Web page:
Right. Part 3. ‘Bout to smash it.
(Just arrived from a random Google/link? Check out the rest of our Intro to Short Fiction series here.)
Have you written down your anecdote from the last exercise? Excellent. Now put it aside for a minute and have a think about that fundamental human truth that lies at the core of every story.
Think about the last short story or novel you read – chances are you can summarise its ‘truth’ pretty easily with a bit of noggin-work. Such as:
It’s a story about the loneliness of motherhood.
It’s a story about how we deal with grief.
It’s a story about the thrill of a chance encounter.
It’s a story about feeling trapped inside our own bodies.
It’s a story about the fear of failure.
It’s okay to use vague and vast concepts here – because that’s the point. With the glorious variety of short fiction you can write a hundred thousand stories about the same damn thing and it’ll be different every time.
Take these three fine examples, of varying lengths, all (arguably) riffing around the subjects of belonging; of home.
Those Were The Days by Mazin Saleem
Those were the days when instead of asking strangers, “Where are you from?” you’d ask, “Where have you been?” then sigh at the answer and look back at the mud, which in the dry season was like flaky compacted leaves and in the wet season like sheets of brown paint sliding past you, making you feel dizzy like when you went paddling in the sea and it rushed back through your feet: “This dead city, that dead city.”
(First published in the Open Pen Anthology)
I am the Painter’s Daughter by Kit de Waal
(I am the Painter’s Daughter won 2nd prize in the Bare Fiction Prize for Flash Fiction 2014 and first appeared in Issue 5 of Bare Fiction Magazine)
My Jesus Year by Laura Catherine Brown
(First published in The Open Bar / Tin House, 2016)
Will you lookit that? Three totally different stories in every possible way – form, structure, voice, tone, perspective, location, character – and yet each one says something about the see-saw between wanting to return home and wanting to find our own space in the world. The same fundamental human truth hiding behind incomparably differing stories. Ain’t it magic?
Of cooooooourse you might find something completely different in each one. You might be calling us total bullshit artists behind your laptop screen right now. That’s fine too. The point is – THE POINT IS – that no two (or three) stories are ever the same, no matter what you write about. And there is always (or should always be) some sort of nugget of truth inside them.
So what do you do with this info?
Step 1: Order your nugget
Take your anecdote and your summarised tweet. Does the tweet really truly reflect your story’s deep-down truth? No matter if it doesn’t. Take a few minutes to re-read ‘em both and have a philosophical ponder about what your story is reaaaaally about.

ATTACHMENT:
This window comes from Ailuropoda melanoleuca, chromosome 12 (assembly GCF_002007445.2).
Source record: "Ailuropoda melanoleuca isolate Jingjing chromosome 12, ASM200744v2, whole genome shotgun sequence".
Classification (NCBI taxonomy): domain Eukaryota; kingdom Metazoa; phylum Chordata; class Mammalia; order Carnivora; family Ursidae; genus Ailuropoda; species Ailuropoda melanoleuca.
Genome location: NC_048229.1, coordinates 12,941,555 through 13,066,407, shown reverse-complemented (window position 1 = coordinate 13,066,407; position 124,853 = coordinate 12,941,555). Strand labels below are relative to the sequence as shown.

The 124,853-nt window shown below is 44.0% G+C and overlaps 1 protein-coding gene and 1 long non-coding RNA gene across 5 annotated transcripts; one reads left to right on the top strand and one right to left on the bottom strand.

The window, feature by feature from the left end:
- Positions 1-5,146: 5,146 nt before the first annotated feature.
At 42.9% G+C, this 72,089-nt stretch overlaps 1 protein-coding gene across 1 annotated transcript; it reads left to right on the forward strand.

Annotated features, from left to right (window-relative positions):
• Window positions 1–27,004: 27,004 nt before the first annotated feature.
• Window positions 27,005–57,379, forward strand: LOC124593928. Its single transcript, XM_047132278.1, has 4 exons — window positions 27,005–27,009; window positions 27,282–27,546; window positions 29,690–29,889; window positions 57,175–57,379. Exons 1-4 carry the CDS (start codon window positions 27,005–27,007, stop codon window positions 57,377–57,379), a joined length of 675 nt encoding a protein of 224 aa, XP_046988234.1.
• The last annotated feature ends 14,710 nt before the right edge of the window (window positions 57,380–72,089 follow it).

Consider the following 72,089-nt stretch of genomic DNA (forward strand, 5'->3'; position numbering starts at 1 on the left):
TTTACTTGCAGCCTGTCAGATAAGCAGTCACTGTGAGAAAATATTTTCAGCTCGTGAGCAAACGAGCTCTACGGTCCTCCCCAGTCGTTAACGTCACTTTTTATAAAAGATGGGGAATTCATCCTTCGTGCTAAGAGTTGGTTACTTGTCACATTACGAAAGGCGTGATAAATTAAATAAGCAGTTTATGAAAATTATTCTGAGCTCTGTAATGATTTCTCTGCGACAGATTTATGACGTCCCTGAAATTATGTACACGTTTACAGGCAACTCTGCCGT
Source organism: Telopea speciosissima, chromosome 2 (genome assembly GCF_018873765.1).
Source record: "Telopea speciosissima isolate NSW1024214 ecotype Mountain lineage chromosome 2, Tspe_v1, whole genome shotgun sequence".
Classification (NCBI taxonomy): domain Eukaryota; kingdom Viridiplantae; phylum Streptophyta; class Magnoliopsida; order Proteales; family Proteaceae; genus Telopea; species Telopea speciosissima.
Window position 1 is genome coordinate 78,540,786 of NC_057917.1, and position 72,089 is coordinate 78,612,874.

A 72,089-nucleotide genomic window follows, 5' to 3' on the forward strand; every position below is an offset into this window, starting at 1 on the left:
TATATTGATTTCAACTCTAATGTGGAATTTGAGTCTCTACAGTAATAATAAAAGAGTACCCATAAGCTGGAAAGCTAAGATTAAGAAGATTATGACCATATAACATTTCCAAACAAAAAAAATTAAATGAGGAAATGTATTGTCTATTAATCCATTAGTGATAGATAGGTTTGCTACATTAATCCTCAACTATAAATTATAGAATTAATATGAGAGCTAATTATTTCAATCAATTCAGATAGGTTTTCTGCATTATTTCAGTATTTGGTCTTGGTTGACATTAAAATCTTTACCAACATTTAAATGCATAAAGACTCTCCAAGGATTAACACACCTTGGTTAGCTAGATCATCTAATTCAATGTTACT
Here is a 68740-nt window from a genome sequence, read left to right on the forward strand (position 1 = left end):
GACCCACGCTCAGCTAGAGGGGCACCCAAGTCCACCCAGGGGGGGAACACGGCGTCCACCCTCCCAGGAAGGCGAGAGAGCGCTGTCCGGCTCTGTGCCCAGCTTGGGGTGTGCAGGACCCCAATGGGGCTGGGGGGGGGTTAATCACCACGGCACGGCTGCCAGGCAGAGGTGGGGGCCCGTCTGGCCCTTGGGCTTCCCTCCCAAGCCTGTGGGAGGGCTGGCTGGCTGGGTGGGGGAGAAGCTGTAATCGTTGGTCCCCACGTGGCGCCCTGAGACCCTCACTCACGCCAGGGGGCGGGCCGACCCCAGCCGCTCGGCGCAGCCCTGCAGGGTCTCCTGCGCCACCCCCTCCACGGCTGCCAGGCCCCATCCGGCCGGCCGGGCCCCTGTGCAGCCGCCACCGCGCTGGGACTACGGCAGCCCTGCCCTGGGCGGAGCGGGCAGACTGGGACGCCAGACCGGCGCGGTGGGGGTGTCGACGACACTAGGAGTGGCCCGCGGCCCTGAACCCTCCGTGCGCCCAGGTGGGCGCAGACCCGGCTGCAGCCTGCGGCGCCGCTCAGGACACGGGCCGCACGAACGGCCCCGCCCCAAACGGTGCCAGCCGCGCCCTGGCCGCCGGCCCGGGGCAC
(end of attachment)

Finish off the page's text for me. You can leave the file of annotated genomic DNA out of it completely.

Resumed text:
Maybe it’s a story about the inscrutability of the human heart.
Maybe it’s a story about grieving for your own mortality.
Maybe it’s a story about how everyone loves hot chips and cold beer on a summer day.
Now write down your ‘truth’ in one sentence.
Step 2: Pick your sauce
Remember the quick anecdote example from Part 2? “So I was on the bus home the other night and this bloke gets on with the biggest dog you’ve ever frickin’ seen – more like a horse, really – and the woman next to me starts freaking out…”
Well maybe it’s not really a story about an overreaction to a gigantic dog – maybe it’s a story about how people deal with phobias in public. Maybe it’s about the bond between dogs and their owners. Maybe it’s about the kindness (or indifference) of strangers. Maybe it’s really about that time you were knocked over by a massive Alsatian when you were a kid and you thought it was going to eat you and you peed yourself a little and your big brother thought it was hilarious and you’ve been traumatised ever since, and you felt really bad when you saw that woman freak out on the bus because everyone laughed and you kind of wanted to laugh too, even though you knew exactly how she felt, and you start wondering if that kind of detachment – that sort of shadenfreude – is actually a sort of innate human coping mechanism, and whether that’s why we think it’s fine that kids giggle away at the horrible, gruesome slapstick of Tom and Jerry but try to teach them that cruelty to animals and hitting their siblings is wrong. And breathe.
Let your train of thought chug away and see where it goes. Spend 20 minutes ‘freewriting’ and see if you can mould that central truth into a new idea.
NOTE: If you don’t know what freewriting is, it basically means writing down whatever pops into your head in a sort of stream of consciousness styleee. Doesn’t matter if it’s rubbish. Doesn’t matter if it makes no sense, or if you veer off on a tangent mid-sentence. Doesn’t matter if you start off by saying, “Hey, I’m sitting at the kitchen table about to this crazy-arse writing exercise and I have no idea what I’m doing arrgh.”
The purpose is to de-frag your brain and wheedle out all those juicy subconscious thoughts that become inaccessible when you try to write like a ‘proper’ writer. No backspace. No crossing things out or correcting your spelling and grammar. It’s fingers to the keyboard/pen to the paper for a solid 20 minutes with NO STOPPING.
Step 3: Stare at it for a while but DO NOT EAT IT no matter how hungry you are
Now put it away. Yes that’s right. Put it away for a day or two before re-reading and seeing if there’s anything worth salvaging. It might be a single sentence. It might be the bare bones of a new story. It might just be a feeling, or a tone of narrative voice.
The point of the exercise is to get used to trusting your inner storyteller and finding that central truth.
So you have to go now. Go on. Go. Git. Scram! Skiddleydoodle! Write. Ponder. Percolate. And when you’re ready, click on to Part 4: Project Salvage >>